SK Telecom officially announced Friday that it will provide services for Apple’s iPhone 4 as early as next month, bringing an end to its rival KT Corp.’s 15-month long exclusive deal with Apple.
The country’s leading mobile carrier SKT has not provided the details on when it will release the smartphone, however, it said it predicts more people will use the popular gadget, using its network and services. Apple Korea also expressed excitement over the deal.
“We’re thrilled to have signed an agreement with SK Telecom to launch iPhone 4 in Korea in the coming weeks,” said Steve Park, a representative of Apple Korea.
According to a survey being conducted by ROA Consulting, more than five out of every 10 people said they would opt for SKT as their mobile service operator when purchasing the next model (iPhone 5). About 1,400 people participated in the survey that takes place until Feb. 28.
A total of 57.8 percent picked SKT for iPhone 5, while 42.2 percent chose KT as of 2 p.m. Friday.
Of them, it was found that more than 60 percent of men preferred SKT, whereas a greater portion of women ― 60.1 percent ― went for KT.
“What was found as interesting in a separate survey which questioned our subscribers was that most people who currently have their handsets serviced by SKT responded they would stick to its carrier when buying iPhone 5, but a high portion of KT subscribers said they are willing to make the switch to SKT,” David Kim, CEO of ROA Consulting told The Korea Herald.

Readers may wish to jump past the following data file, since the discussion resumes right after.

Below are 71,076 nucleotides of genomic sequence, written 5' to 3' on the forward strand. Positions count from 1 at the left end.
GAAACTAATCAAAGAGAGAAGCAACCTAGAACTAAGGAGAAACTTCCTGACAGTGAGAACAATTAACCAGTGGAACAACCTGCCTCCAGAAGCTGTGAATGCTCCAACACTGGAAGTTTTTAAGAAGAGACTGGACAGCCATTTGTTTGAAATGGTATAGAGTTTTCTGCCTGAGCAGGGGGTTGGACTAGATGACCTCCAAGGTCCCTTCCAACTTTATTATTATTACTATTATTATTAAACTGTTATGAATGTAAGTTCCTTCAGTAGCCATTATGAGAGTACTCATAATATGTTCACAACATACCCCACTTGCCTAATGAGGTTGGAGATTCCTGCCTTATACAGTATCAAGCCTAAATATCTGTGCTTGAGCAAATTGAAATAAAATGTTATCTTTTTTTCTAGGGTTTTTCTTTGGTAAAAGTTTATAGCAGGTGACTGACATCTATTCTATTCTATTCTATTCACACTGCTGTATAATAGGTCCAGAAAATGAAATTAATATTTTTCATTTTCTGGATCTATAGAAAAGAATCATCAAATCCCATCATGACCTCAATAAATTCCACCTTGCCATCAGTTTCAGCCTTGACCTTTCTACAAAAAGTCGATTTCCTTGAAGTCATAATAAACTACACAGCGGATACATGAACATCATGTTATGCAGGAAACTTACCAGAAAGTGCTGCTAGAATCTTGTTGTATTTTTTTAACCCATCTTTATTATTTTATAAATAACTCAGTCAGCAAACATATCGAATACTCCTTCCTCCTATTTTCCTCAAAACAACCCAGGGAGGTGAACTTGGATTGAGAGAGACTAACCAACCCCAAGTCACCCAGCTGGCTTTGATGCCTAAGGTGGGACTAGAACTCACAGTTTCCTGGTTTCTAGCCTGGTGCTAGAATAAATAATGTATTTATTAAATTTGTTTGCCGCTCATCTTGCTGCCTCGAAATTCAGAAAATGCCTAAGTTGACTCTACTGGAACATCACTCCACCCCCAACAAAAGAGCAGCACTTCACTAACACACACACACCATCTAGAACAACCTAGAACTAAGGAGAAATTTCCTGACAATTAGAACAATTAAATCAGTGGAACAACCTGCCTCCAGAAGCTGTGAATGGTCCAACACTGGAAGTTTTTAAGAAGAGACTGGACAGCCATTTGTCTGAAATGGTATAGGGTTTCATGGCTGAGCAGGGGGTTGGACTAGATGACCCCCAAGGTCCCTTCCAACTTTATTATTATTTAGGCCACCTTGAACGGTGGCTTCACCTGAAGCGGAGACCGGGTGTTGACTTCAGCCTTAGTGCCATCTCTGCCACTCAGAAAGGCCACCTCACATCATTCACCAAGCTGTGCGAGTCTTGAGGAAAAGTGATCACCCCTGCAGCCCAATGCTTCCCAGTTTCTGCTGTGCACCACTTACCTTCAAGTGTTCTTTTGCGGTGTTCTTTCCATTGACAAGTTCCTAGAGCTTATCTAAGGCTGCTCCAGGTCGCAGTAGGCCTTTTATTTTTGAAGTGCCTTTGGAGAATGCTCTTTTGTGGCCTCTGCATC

SKT is reportedly planning to introduce Apple’s iPad as well as iPhone 5 sometime this year.
Industry sources say the introduction of Apple’s iPhone would most likely drive up the company’s subscriber figure as well as its profit to a new level if it successfully secures the 2.1 gigahertz frequency band, which will be put on auction by the government as early as April.
Last year, SKT recorded a market share of 50.6 percent, followed by KT and LG Uplus with 31.6 percent and 17.8 percent, respectively.
All three telecoms have been claiming that the new frequency band would enable them to offer seamless Internet service for their smartphone subscribers.
“Since we’ve decided to service the iPhone, we expect the user base of iPhone to get bigger, which will lead to a rise in data usage,” said an SKT official.
The Korea Communications Commission plans to stage the auction for the first time for the 2.1 gigahertz frequency bands ― used for 3G communications services ― as early as April and will accept applications from not only telecoms, but also large-scale and Internet firms.
By Cho Ji-hyun (firstname.lastname@example.org)